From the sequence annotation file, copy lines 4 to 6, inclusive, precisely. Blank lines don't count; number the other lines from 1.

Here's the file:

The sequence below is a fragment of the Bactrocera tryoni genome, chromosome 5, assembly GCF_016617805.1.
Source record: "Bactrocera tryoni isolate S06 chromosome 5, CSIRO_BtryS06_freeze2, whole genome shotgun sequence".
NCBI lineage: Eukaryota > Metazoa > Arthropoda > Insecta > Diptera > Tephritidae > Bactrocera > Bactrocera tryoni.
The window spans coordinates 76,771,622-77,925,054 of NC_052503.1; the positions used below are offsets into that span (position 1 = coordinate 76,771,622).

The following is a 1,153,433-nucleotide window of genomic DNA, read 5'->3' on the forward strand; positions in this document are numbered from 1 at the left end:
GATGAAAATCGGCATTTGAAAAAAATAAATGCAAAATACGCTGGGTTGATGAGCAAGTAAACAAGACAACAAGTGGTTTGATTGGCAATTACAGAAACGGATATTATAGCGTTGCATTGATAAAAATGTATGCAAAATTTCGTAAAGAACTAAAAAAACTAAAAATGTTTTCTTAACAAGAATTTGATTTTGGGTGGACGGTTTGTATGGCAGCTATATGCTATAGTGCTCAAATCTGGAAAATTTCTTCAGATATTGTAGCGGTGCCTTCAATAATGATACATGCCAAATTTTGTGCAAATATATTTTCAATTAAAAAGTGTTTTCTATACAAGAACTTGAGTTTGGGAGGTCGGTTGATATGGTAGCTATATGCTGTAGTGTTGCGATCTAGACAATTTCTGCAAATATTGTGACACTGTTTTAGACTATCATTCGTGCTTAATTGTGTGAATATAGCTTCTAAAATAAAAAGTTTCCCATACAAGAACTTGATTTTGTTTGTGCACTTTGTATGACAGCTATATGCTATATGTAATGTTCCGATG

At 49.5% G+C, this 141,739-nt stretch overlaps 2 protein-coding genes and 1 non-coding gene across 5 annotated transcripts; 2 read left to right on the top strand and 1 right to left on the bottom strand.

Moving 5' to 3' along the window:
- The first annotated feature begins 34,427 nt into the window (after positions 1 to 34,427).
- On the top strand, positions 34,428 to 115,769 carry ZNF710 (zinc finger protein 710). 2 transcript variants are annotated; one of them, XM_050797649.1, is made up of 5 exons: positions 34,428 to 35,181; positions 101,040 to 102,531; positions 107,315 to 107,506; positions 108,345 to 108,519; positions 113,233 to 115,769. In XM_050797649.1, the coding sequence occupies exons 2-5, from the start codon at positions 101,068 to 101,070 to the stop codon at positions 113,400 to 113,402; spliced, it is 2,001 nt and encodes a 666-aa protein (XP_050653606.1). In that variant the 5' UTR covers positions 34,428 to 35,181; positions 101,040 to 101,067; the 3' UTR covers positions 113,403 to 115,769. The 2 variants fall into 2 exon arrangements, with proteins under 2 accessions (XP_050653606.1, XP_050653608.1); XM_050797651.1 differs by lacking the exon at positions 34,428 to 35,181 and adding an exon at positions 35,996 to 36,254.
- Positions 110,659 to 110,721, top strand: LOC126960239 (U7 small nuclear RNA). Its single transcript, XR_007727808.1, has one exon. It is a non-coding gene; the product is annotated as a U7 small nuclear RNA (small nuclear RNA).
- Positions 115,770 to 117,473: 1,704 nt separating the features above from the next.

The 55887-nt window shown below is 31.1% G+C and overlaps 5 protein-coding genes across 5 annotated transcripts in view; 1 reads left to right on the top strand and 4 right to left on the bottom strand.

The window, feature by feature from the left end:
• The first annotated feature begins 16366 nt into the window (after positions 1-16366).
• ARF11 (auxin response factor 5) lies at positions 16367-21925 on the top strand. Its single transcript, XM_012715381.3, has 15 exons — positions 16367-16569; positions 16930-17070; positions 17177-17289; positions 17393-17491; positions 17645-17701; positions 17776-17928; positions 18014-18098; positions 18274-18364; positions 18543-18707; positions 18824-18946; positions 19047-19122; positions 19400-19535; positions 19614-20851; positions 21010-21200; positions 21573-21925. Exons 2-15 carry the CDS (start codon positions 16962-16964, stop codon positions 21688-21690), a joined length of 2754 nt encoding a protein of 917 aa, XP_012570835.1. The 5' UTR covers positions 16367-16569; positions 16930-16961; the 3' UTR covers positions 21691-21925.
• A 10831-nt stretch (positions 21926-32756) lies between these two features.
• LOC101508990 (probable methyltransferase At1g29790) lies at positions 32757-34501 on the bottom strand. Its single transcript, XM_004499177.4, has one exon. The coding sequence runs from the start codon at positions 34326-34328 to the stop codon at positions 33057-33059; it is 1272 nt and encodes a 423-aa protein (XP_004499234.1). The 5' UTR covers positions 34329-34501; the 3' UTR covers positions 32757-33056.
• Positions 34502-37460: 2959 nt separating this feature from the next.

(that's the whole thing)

The window spans coordinates 76,771,622-77,925,054 of NC_052503.1; the positions used below are offsets into that span (position 1 = coordinate 76,771,622).

The following is a 1,153,433-nucleotide window of genomic DNA, read 5'->3' on the forward strand; positions in this document are numbered from 1 at the left end:
GATGAAAATCGGCATTTGAAAAAAATAAATGCAAAATACGCTGGGTTGATGAGCAAGTAAACAAGACAACAAGTGGTTTGATTGGCAATTACAGAAACGGATATTATAGCGTTGCATTGATAAAAATGTATGCAAAATTTCGTAAAGAACTAAAAAAACTAAAAATGTTTTCTTAACAAGAATTTGATTTTGGGTGGACGGTTTGTATGGCAGCTATATGCTATAGTGCTCAAATCTGGAAAATTTCTTCAGATATTGTAGCGGTGCCTTCAATAATGATACATGCCAAATTTTGTGCAAATATATTTTCAATTAAAAAGTGTTTTCTATACAAGAACTTGAGTTTGGGAGGTCGGTTGATATGGTAGCTATATGCTGTAGTGTTGCGATCTAGACAATTTCTGCAAATATTGTGACACTGTTTTAGACTATCATTCGTGCTTAATTGTGTGAATATAGCTTCTAAAATAAAAAGTTTCCCATACAAGAACTTGATTTTGTTTGTGCACTTTGTATGACAGCTATATGCTATATGTAATGTTCCGATG